Currently, a sense of emptiness pervades in his room ramshackle and cavernous at ground level. A short walk down takes you to what was once a bustling lounge, now cluttered with debris, walls half ruined, and a ceiling collapsed exposing bungle of twisted wires hanging above.
Elsewhere, a jumble of trash, broken glass, and books of discs thrown reveals the extent intimidating decomposition, while the tourism posters faded and the cards torn add a note of gloom to the scene.
Outside of the ruined structures, a small fleet of aircraft Boeing abandoned, of which an imposing 747-200 with a Boeing 737 and a Boeing 727, remains idle on the edge of the complex.
The passenger aircraft are rusty and stripped, all belonging to Olympic Airways (OA), the carrier that has prevailed for decades on the sky Greek and has become a synonym of Hellenikon.
When OA has ruled the sky
Launched by the business tycoon Aristotle Onassis in 1957 following an agreement with the Greek government for the exclusive use of air transport, OA has rapidly expanded its fleet and helped to put the country on the tourism map of the world.
“It was the airline that connected Greece to the whole world – in 23 hours, Athens had a “contact” with the five continents “, said Tsatsaragkos.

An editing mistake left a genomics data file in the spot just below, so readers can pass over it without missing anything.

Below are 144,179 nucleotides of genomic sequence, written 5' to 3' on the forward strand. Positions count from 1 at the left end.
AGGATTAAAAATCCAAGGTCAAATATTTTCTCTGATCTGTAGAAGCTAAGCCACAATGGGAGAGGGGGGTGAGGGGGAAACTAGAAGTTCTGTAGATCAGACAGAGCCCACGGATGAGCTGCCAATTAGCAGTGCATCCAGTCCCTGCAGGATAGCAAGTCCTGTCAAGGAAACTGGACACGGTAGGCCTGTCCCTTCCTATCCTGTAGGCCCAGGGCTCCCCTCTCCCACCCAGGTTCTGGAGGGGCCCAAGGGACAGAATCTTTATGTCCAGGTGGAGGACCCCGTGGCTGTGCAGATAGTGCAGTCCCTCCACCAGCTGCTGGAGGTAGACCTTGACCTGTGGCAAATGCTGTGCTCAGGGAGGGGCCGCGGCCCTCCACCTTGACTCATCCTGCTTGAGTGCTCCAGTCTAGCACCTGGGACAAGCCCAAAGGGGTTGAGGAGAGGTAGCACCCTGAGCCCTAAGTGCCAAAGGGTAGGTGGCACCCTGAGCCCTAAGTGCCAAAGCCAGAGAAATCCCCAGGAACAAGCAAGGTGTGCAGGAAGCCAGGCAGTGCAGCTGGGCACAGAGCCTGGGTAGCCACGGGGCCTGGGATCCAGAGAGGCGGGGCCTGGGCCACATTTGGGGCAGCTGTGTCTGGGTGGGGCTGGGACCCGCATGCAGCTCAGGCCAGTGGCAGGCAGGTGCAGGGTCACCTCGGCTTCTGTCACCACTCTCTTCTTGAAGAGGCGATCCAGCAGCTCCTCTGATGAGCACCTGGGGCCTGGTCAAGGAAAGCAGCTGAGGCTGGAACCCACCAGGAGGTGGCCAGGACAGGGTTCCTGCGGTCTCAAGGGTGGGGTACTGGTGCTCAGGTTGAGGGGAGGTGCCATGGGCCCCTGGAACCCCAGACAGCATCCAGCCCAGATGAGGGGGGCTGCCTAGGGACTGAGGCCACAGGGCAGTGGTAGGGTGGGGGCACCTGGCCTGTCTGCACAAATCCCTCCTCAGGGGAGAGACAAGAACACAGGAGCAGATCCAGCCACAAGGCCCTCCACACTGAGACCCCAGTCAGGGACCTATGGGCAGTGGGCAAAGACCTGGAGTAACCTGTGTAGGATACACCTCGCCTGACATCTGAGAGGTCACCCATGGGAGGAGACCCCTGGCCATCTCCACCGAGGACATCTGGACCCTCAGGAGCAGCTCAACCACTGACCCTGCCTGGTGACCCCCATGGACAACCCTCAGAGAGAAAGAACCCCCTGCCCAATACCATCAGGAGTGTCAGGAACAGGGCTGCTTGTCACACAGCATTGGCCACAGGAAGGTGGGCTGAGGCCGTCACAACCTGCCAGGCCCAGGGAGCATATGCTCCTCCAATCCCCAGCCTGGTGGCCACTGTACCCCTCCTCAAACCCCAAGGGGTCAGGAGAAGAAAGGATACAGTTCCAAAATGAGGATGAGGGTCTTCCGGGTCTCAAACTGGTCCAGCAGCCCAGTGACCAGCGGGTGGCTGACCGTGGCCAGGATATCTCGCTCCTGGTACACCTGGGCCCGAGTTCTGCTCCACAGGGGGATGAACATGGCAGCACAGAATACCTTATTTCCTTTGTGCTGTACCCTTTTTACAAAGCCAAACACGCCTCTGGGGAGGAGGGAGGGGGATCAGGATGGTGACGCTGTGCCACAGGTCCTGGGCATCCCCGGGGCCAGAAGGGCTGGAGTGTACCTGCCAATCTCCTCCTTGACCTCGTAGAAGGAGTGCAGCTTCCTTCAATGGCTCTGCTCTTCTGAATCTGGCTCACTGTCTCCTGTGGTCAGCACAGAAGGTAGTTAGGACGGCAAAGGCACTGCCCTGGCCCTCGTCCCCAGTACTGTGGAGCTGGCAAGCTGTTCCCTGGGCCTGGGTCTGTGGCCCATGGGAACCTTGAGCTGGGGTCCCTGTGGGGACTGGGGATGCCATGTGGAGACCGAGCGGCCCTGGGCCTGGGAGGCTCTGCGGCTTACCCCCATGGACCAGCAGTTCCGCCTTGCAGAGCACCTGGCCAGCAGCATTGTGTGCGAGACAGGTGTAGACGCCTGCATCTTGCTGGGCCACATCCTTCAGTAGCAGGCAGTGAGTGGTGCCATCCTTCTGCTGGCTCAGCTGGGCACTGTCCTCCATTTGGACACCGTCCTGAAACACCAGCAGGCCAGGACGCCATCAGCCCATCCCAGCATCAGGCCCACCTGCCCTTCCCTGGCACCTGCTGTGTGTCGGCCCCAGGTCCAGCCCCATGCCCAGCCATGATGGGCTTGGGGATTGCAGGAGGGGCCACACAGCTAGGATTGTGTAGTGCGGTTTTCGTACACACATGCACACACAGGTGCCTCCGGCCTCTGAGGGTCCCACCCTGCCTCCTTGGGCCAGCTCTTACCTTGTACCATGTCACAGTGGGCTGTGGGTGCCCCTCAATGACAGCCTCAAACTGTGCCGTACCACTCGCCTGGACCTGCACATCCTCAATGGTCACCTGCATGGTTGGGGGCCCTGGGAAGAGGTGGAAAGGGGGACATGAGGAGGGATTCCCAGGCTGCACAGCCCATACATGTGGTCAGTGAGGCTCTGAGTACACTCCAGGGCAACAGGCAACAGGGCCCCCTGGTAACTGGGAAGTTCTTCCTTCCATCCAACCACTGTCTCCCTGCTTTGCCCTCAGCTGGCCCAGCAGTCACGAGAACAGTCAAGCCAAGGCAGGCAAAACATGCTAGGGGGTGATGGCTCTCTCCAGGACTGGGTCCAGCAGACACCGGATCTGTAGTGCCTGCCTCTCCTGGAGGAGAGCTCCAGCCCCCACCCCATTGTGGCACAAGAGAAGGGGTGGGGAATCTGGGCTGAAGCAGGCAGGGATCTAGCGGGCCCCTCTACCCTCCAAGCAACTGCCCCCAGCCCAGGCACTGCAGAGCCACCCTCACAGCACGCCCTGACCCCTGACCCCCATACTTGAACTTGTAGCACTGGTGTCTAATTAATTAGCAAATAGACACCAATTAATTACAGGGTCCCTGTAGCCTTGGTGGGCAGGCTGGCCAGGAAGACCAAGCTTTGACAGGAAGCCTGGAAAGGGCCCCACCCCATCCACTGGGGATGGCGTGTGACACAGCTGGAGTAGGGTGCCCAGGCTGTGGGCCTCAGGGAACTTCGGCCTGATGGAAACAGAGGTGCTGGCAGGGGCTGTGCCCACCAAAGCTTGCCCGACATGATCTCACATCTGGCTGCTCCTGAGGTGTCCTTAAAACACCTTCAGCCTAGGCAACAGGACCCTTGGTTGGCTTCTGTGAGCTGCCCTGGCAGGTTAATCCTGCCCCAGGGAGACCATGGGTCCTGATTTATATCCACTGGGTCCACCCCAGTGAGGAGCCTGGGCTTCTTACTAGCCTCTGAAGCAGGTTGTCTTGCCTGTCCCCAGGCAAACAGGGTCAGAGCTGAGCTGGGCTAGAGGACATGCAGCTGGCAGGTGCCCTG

OA is quickly becoming known for its service, luxury cabin second to zero, reflecting the lavish style of its founder, the Greek and one of the richest men in the world. Its air hostesses were dressed in uniform chic created by renowned designers such as Coco Chanel and Pierre Cardin, while his passengers were enjoying their meals on plates made of porcelain cutlery gilded and crystal glasses.
After the opening in 1969 of the terminal Is designed by Saarinen, which serves all foreign carriers, the west terminal of Hellenikon was exclusively reserved to the OA. Through its doors, a steady stream of celebrities — from Elizabeth Taylor and Sophia Loren Omar Sharif and Neil Armstrong — has been photographed arriving in Greece.
But in 1973, the death of the son of Onassis, Alexander, 24 years old, in the crash of a jet Piaggio amphibian twin engine aircraft shortly after takeoff from Hellenikon has shocked Greece and the family Onassis, and eventually led to the end of the golden age of the OA.
On the 1st of January 1975, Onassis sells officially the company to the Greek State and died on the 15th of march.
During its first 18 years, the fleet of AO is increased from 15 to 28 — including the technological marvel of the time, a Boeing 747-200B Jumbo bought in 1973 for the link Athens-New York — but the national carrier has faced significant financial problems in the decades that followed due to poor management of chronic.
After having been renamed Olympic Airlines in 2003, the carrier ceased its activities in 2009, several years after his relocation — along with the rest of the aerospace industry in Greek to his old home at Hellenikon.
But the memory of the airport is abandoned and OA will live in a new museum which will be housed in a building reserved to the interior of the redeveloped site, according to Tsatsaragkos.
“We have collected 23 000 articles documenting the history of the OA and of the civil aviation “, he said, adding that seven aircraft will be part of future exhibitions.
“We continue to collect materials. This museum is our great vision.